COVID-19 test poser for firms

A Wilkins Hospital worker sprays Annie with protective liquid after 'attending' a patient infected with Ebola virus.

BUSINESS and government are on a collision course over the mandatory coronavirus tests for all employees who returned to work yesterday, which industry says are expensive and not feasible.


Government through Statutory Instrument 99 of 2020 has since said those that do not comply with the testing regulations, including social distancing and wearing of face masks during the 14-day extended lockdown, would face a possible one year jail term.

Employers’ Confederation of Zimbabwe (Emcoz) president Israel Murefu, said there was no common position on the mandatory testing imposed on employers by government on two fronts — cost and practicability.

“If you look at capacity, the national response has managed in more than 30 days to do just 9 000 tests, yet government expects in just 14 days for companies to have tested over a million workers, it’s just not practical or feasible,” he said.

Murefu said they could also not meet the cost of the tests with private laboratories, particularly given that most companies have not been operating for five weeks.

“The cheapest quotation for tests is US$25 and the most expensive is US$100 (per person). Now for most companies that have not been operating, there would be no budget for this. While the idea is noble and business is sympathetic and would want to ensure employees and their families are safe, the cost is just beyond reach, unless government proposes to include the cost of testing in the $18 billion stimulus package they are proposing,” Murefu said.

The Health ministry in a May 3 statement released “guidelines for the operationalisation on mandatory employee testing of COVID 19 before re-opening of business,” which called on companies to procure testing kits, essentially unloading the burden of testing to companies.

“To expedite the testing process, companies are encouraged to procure the COVID-19 rapid test kits for themselves, guided by MHOCC in terms of test kits specifications. Employers must arrange with the designated testing facilities (public or private) for their employees to be tested at an agreed time at the facilities or at the work place,” the guidelines read.

Government released the SI99 of 2020 at the weekend, which says those that do not comply with the regulations would face a possible one-year jail term.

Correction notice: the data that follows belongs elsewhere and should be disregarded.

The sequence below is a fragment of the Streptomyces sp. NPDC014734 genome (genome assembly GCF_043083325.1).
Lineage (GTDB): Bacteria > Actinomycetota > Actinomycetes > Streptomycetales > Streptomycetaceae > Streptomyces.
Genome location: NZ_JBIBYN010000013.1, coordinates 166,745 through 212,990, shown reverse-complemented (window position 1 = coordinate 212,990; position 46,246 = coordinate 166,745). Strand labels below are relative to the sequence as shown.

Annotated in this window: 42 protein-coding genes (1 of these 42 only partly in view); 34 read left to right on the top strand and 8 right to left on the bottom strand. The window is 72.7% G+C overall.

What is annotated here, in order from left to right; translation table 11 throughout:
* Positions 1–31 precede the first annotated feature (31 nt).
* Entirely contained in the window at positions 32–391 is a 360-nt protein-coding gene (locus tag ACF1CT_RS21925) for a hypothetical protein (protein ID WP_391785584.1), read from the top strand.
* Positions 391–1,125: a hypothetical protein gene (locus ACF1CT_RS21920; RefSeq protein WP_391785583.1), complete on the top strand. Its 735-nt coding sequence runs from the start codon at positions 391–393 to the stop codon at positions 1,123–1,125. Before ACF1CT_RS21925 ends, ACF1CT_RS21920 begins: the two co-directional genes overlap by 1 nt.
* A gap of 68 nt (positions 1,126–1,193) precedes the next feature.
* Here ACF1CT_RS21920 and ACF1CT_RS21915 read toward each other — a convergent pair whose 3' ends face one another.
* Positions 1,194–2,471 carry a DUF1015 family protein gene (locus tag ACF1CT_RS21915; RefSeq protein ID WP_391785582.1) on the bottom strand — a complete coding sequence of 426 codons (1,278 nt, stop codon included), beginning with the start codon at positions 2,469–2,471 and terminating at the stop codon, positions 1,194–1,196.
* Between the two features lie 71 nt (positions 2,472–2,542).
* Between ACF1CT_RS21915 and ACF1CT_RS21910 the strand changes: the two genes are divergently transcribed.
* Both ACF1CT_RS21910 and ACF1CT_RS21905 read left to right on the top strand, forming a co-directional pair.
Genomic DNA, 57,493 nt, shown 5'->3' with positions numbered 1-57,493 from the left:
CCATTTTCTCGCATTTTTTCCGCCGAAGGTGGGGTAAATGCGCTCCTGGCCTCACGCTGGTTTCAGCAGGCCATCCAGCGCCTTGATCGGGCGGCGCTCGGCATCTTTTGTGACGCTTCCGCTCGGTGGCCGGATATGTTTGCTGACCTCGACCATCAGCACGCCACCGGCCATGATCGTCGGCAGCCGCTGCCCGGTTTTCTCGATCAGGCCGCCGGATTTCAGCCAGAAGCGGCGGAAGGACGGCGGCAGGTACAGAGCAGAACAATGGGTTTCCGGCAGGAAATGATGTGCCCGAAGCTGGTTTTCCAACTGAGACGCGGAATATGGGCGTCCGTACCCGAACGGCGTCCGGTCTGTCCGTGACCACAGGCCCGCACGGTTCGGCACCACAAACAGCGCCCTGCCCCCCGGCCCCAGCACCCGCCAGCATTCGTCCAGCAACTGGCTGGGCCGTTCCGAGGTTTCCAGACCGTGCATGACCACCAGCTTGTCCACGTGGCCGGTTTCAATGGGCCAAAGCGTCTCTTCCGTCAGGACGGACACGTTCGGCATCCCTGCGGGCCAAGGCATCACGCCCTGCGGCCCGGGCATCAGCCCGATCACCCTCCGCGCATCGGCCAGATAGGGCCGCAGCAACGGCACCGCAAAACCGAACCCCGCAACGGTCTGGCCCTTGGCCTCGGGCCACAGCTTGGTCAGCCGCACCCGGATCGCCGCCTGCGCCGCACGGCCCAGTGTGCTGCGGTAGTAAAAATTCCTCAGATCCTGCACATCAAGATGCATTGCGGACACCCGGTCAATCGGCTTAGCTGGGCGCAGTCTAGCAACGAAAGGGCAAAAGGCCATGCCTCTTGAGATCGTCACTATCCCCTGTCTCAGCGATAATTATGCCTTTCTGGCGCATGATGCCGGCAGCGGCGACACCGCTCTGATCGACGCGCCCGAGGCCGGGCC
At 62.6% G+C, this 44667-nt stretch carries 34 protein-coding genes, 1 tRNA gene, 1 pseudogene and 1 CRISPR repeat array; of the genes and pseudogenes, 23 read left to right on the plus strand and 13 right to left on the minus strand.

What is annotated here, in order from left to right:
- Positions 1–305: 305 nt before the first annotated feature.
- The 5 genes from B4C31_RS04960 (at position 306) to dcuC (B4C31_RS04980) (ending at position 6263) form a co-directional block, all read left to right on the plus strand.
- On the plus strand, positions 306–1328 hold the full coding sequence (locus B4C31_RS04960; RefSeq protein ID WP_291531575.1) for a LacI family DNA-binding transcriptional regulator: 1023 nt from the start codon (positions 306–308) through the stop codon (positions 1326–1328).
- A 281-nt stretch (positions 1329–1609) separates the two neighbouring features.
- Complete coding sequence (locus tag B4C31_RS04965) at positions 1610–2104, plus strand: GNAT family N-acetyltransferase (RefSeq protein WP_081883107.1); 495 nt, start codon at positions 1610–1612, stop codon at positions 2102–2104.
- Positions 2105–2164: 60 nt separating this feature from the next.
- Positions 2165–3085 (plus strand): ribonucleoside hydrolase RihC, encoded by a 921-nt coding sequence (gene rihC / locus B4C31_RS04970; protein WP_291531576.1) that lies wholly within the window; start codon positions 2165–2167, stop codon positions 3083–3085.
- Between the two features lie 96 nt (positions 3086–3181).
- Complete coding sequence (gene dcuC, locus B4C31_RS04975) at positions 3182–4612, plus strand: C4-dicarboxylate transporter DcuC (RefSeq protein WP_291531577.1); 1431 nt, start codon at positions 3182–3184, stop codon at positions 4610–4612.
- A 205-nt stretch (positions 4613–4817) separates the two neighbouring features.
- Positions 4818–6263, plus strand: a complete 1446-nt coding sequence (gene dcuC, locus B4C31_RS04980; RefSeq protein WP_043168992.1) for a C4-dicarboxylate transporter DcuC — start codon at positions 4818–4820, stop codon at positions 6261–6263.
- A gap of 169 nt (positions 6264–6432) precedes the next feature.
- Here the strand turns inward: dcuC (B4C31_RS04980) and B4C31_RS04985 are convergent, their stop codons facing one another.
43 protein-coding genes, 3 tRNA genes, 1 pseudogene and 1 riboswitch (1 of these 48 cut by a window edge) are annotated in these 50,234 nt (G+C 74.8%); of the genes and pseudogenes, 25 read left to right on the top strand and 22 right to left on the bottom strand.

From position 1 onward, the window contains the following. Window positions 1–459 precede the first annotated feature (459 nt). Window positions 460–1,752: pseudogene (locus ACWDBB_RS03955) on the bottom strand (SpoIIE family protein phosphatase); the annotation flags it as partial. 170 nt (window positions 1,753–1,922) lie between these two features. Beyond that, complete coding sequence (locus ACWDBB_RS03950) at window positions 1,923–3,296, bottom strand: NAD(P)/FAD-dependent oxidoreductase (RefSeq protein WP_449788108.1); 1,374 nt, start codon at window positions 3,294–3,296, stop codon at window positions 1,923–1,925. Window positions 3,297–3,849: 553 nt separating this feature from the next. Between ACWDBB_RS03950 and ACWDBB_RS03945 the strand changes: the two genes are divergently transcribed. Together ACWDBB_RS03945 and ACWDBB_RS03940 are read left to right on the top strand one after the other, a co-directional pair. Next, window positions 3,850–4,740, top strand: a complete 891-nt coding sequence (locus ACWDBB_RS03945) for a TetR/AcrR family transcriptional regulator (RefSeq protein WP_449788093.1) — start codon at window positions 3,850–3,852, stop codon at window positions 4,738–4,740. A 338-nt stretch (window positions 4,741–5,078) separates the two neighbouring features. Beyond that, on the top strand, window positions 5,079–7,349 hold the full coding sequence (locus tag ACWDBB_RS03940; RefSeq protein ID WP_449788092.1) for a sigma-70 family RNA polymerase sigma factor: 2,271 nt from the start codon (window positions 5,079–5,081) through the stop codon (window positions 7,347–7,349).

“Any person who fails to comply with an order of an enforcement officer given under this section, or who hinders or obstructs an enforcement officer from having the access referred to in subsection (6), shall be guilty of an offence and liable to fine not exceeding level twelve or to imprisonment for a period not exceeding one year or both such fine and such imprisonment.”

It is now mandatory for everyone to wear face masks, practise social distancing and undergo mandatory testing before going to work.

“Every individual who by this order is permitted to leave his or her home or to be in any public space must wear a face mask (whether improvised or manufactured, and whether or not of a standard specified in the Public Health (Standards for Personal Protective Apparel, Materials and Equipment) Regulations, 2020, published in Statutory Instrument 92, of 2020),” reads the SI in part.

In what appears to be confusion in government, the regulation on the face masks came less than a month after the Health ministry on March 31 advised the public that face masks were not for persons without symptoms.

“The ministry would like to advise that, according to (World Health Organisation) WHO, the wearing of masks in public areas by persons without symptoms is not recommended.

“In addition to the cost burden, this may create a false sense of security that can lead to the neglect of other essential preventative measures. Everyone is, therefore, reminded to practise good personal hygiene,” the ministry’s statement read.

Attempts to get clarification from the Health ministry were fruitless yesterday as the permanent secretary Agnes Mahomva was in meetings, while epidemiology and disease control director Portia Manangazira, referred all questions to her boss.

“The permanent secretary will be able to give you the updates on the position on face masks, just call her and she will help,” Manangazira said.